privacy confidentiality, and none of us in this conversation has agency or even knowledge of the terms and methods of this battle.
I asked my students to pick the topic of inquiry for the course because I thought they would enjoy having some agency in the decision. (I had to limit the choices to things I thought were (a) worthwhile–it’s my job to make that judgment–and (b) teachable by me.) I also thought it would be an easier course to teach if a quarter of its denizens had already bought into the topic of inquiry. I also thought it would be a more interesting course to take if its topic of inquiry were one which a quarter of the students had declared worthy. And I also just plain wanted to know what my students’ ideas and interests were. As this semester has unfolded, I have not only been wonderfully jumpstarted as a teacher by the fantastic group of students in my section of Comp 1, but I have also come to have an interest in the individuals in the class, have come to regard them as people from whom I can learn.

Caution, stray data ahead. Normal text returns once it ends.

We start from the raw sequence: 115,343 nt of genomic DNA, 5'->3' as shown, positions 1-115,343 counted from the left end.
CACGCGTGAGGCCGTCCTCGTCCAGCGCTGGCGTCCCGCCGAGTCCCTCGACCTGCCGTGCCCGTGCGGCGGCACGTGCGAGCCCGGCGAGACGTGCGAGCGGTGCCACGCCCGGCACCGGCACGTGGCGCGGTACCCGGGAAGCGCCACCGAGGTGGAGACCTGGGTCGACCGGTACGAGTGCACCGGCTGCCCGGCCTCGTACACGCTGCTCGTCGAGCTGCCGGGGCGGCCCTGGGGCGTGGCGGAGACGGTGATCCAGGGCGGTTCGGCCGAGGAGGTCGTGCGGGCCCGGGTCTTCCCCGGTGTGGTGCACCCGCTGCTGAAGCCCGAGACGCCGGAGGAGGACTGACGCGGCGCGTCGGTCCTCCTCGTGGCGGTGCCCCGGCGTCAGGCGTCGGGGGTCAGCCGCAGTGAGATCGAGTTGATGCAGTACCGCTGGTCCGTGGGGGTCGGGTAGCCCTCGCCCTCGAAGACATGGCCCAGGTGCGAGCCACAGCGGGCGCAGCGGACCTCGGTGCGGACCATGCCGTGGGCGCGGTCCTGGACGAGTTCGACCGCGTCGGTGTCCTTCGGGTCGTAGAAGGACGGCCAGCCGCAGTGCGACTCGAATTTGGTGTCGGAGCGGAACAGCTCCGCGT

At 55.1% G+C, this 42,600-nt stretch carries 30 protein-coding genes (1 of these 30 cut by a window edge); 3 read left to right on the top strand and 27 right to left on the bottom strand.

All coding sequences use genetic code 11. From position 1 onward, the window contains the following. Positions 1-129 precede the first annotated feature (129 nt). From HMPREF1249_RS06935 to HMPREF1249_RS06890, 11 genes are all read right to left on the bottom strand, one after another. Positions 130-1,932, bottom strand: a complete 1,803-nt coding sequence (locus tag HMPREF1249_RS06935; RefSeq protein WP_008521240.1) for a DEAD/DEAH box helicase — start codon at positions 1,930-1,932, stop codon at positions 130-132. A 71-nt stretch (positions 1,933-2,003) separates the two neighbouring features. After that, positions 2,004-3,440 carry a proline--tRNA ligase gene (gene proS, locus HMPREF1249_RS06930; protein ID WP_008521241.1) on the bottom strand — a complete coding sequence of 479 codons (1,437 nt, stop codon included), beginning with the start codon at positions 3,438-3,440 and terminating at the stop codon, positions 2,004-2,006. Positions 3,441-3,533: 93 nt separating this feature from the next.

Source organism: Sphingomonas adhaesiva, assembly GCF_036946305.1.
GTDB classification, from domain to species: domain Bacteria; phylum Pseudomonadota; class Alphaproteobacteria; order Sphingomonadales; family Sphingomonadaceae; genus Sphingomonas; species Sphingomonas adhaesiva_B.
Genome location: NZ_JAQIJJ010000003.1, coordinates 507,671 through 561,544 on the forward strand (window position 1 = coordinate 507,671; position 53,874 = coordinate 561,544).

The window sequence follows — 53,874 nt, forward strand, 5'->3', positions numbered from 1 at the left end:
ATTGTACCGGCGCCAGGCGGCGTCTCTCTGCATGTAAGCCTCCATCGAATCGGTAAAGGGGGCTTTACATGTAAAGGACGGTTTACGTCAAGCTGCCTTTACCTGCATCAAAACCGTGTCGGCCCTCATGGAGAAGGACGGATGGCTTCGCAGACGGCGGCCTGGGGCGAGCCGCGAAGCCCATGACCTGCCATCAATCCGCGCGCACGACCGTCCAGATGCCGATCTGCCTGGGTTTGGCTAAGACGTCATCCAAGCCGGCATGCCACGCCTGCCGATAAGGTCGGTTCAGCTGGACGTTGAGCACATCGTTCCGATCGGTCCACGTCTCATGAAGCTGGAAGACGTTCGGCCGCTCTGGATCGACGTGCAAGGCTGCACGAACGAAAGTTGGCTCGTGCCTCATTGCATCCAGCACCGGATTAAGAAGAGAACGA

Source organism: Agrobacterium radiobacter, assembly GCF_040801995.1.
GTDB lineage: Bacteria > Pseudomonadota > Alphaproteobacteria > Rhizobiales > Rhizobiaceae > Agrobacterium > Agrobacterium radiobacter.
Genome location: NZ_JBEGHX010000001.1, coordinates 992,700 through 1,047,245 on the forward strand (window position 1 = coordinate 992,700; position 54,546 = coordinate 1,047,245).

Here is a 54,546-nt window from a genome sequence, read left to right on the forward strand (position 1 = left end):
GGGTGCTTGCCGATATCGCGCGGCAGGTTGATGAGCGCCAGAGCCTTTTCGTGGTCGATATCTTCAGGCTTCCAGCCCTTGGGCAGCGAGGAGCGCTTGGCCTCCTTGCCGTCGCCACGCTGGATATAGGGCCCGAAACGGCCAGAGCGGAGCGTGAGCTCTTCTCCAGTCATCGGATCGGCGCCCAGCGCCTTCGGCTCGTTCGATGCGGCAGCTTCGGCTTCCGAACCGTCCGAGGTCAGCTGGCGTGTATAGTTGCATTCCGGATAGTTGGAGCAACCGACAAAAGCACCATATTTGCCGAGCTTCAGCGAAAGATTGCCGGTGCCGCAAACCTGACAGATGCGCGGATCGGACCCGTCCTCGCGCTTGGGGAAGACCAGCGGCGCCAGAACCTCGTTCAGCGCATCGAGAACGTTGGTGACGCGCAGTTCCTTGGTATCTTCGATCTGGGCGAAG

More about that in another post. As I begin drafting that Nuther Post, I’m taking a deep breath, holding my nose, and reading the current scholarship on the decline of education, the decline of literacy, and the demise of civilization precipitated by what are described as the immoral, illiterate, internet-poisoned, unteachable arrogant louts in our classrooms. The Nuther Post will be along soon, I suspect, because it’s something I feel quite compelled to write about at last. I’ve been in such a lather just to pen this preliminary post (while simultaneously beginning the drafting of the Nuther Post) that I’m sitting in a dark room with all the blinds still up: I haven’t taken the time to turn on the lights and lower the blinds. And my fingers and nose are freezing: I haven’t taken the time to get up and turn the heat up in this popsicle box. My stalwart companion, Miss Teakettle, has several times been compelled to trudge back and forth across my keyboard, yowling for my attention. Given how much I think about this topic–the topic of how instructors represent their students–and how much I talk about it with the Beloved Partner, students, and friends, though, it was high time for me to begin committing pieces of it to public writing.